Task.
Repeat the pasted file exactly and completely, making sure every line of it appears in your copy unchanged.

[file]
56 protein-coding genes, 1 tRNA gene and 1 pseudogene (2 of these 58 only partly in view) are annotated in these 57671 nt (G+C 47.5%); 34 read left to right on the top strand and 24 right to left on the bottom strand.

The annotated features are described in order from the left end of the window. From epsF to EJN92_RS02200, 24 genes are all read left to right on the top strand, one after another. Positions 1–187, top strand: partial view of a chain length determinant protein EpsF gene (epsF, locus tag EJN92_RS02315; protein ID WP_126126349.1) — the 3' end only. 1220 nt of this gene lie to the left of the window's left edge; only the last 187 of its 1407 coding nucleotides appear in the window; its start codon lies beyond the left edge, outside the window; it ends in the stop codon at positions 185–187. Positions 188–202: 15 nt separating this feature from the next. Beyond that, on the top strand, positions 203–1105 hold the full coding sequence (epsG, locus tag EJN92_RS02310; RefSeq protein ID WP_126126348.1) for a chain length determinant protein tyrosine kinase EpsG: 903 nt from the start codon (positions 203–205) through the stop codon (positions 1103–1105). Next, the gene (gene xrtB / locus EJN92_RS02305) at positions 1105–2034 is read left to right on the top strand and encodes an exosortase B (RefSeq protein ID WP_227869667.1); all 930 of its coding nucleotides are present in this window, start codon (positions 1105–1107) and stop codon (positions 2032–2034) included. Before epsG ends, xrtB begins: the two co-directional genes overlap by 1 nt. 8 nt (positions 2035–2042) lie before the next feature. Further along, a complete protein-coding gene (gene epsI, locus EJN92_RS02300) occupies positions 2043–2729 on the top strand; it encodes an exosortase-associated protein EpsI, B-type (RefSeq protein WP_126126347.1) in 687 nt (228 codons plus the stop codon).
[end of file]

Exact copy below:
56 protein-coding genes, 1 tRNA gene and 1 pseudogene (2 of these 58 only partly in view) are annotated in these 57671 nt (G+C 47.5%); 34 read left to right on the top strand and 24 right to left on the bottom strand.

The annotated features are described in order from the left end of the window. From epsF to EJN92_RS02200, 24 genes are all read left to right on the top strand, one after another. Positions 1–187, top strand: partial view of a chain length determinant protein EpsF gene (epsF, locus tag EJN92_RS02315; protein ID WP_126126349.1) — the 3' end only. 1220 nt of this gene lie to the left of the window's left edge; only the last 187 of its 1407 coding nucleotides appear in the window; its start codon lies beyond the left edge, outside the window; it ends in the stop codon at positions 185–187. Positions 188–202: 15 nt separating this feature from the next. Beyond that, on the top strand, positions 203–1105 hold the full coding sequence (epsG, locus tag EJN92_RS02310; RefSeq protein ID WP_126126348.1) for a chain length determinant protein tyrosine kinase EpsG: 903 nt from the start codon (positions 203–205) through the stop codon (positions 1103–1105). Next, the gene (gene xrtB / locus EJN92_RS02305) at positions 1105–2034 is read left to right on the top strand and encodes an exosortase B (RefSeq protein ID WP_227869667.1); all 930 of its coding nucleotides are present in this window, start codon (positions 1105–1107) and stop codon (positions 2032–2034) included. Before epsG ends, xrtB begins: the two co-directional genes overlap by 1 nt. 8 nt (positions 2035–2042) lie before the next feature. Further along, a complete protein-coding gene (gene epsI, locus EJN92_RS02300) occupies positions 2043–2729 on the top strand; it encodes an exosortase-associated protein EpsI, B-type (RefSeq protein WP_126126347.1) in 687 nt (228 codons plus the stop codon).